ANSWERS TO REVIEW QUESTIONS
prepared by Rabbi Eliezer Chrysler
Kollel Iyun Hadaf, Jerusalem
Previous dafBerachos 20
(a) The reason that the generation of Rav Yehudah witnessed more miracles
than that of Rav Papa cannot possibly have been due to their superior Torah
knowledge. Why not?
The Mishnah of 'Olives which were pickled together with their leaves',
speaks when Tum'ah touched the leaves. Normally, they would transmit Tum'ah
to the olives because they serve the olives as a Yad (a handle), and a Yad
is considered as if it was part of the food itself.
Because whereas Rav Yehudah's generation generally restricted their
learning to Nezikin, in Rav Papa's time, they would learn all six Sedarim.
And in addition, Rav Yehudah was flummoxed by Mishnahs in Uktzin, whereas
in Rav Papa's days, there were thirteen Yeshivos learning Uktzin.
(b) The reason that Rav Yehudah's generation merited more miracles was
because of their acts of Mesiras Nefesh (self-sacrifice) for the
sanctification of Hashem's Name, which was lacking in later generations?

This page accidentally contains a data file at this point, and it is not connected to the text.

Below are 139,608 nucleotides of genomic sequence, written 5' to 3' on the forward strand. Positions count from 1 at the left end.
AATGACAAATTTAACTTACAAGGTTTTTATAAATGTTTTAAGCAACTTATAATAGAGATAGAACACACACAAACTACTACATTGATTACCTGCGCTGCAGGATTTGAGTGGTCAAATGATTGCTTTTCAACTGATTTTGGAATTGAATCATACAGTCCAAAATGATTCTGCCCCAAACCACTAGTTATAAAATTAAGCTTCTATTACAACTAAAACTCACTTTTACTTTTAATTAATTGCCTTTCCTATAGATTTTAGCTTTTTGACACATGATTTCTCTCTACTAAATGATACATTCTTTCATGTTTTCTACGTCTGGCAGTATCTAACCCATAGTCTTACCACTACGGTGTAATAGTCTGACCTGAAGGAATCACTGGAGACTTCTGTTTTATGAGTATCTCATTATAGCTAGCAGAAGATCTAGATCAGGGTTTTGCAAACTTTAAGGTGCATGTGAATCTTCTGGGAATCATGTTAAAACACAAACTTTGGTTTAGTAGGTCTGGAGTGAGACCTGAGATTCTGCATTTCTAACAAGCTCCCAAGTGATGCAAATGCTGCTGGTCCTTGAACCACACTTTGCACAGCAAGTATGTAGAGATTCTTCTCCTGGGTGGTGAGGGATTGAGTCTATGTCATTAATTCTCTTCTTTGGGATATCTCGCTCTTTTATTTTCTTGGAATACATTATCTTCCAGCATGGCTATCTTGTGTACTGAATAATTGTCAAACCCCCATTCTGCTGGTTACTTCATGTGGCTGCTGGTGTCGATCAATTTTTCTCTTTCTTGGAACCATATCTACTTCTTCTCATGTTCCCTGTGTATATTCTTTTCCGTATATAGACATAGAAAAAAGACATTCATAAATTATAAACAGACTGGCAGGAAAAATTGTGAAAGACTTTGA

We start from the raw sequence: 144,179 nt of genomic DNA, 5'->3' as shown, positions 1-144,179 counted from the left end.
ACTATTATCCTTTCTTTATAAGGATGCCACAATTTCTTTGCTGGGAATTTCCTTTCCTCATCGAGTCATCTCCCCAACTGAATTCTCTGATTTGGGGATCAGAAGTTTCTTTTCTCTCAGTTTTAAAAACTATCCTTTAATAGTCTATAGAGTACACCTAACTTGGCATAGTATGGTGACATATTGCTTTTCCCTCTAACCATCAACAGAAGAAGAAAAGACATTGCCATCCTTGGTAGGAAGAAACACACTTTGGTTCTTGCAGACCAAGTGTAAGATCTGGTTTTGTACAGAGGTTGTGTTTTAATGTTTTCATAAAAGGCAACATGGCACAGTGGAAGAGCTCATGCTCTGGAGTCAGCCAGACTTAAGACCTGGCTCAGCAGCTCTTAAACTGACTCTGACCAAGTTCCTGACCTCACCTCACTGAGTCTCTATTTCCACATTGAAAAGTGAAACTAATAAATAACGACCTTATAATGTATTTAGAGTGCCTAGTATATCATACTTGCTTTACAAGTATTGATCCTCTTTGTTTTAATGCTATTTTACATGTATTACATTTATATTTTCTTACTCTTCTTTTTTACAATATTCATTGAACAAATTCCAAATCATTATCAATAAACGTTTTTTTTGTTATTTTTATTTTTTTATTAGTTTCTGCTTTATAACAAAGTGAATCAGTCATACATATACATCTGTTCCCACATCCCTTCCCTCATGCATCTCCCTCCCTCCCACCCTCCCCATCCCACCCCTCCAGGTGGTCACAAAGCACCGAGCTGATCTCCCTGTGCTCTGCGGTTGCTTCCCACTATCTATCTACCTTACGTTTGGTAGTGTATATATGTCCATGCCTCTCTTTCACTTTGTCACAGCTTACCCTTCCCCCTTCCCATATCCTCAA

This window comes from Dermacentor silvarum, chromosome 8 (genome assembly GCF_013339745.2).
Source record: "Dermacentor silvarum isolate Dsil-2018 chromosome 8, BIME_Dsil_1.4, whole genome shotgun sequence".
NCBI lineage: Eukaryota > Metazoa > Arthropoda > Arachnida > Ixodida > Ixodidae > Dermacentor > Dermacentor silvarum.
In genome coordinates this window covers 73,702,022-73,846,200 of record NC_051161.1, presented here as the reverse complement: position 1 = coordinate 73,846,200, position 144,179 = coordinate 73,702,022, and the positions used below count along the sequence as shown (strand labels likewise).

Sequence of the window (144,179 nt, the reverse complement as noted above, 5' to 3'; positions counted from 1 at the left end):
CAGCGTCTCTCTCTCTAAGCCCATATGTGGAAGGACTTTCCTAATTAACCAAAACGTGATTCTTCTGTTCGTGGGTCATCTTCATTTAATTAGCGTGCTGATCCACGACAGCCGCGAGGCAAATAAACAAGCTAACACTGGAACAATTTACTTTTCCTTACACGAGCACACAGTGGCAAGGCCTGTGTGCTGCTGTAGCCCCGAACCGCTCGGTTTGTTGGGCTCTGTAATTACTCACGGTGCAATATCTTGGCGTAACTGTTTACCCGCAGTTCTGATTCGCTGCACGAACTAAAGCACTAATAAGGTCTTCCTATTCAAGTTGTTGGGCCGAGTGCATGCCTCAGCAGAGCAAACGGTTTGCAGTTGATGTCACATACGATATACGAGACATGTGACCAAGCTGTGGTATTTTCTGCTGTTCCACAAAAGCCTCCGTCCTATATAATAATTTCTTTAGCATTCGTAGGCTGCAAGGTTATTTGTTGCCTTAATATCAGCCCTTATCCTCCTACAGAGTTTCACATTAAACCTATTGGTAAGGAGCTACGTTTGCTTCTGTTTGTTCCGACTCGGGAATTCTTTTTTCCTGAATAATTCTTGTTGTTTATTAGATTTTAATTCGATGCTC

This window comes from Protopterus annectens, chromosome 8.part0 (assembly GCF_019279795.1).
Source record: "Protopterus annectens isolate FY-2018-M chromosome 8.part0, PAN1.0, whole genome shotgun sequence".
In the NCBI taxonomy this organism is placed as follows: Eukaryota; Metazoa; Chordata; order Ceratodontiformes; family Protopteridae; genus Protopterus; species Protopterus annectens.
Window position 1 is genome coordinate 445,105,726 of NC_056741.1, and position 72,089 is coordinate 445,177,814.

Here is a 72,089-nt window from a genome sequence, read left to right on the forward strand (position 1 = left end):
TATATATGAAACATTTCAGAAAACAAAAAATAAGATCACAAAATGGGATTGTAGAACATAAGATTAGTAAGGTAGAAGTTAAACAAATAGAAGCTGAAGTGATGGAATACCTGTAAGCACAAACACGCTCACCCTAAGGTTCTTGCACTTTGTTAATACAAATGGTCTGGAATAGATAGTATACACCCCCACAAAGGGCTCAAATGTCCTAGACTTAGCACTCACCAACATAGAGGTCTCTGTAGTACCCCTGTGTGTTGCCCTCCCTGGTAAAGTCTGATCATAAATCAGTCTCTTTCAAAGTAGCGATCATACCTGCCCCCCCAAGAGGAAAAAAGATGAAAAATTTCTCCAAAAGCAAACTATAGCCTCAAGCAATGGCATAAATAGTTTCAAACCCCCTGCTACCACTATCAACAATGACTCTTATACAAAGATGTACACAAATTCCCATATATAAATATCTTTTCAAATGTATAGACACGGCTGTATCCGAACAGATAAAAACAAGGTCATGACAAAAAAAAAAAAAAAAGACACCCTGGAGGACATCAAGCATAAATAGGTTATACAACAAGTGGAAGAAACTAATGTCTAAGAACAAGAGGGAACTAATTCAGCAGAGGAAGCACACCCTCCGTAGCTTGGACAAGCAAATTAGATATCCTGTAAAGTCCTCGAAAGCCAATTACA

What did they do? Like the story of Rav Ada bar Ahavah, who once pulled off
a red, flashy cloak from the back of a Kutis, whom he took to be a Jewess.
(c) Rav Papa complained because they would pray and pray and pray for rain,
but nothing would happen.
Whereas all Rav Yehudah had to do was remove one shoe (as a sign of pain -
like we do on Tish'ah be'Av), and the rain would come.
(d) Rav Ada Bar Ahavah soon discovered that the woman was a Kutis, when he
was made to pay four hundred Zuz for embarrassing her. When the woman told
him that her name was Masun (which means two hundred), he exclaimed
ruefully 'Masun Masun (two hundred and two hundred) is worth four hundred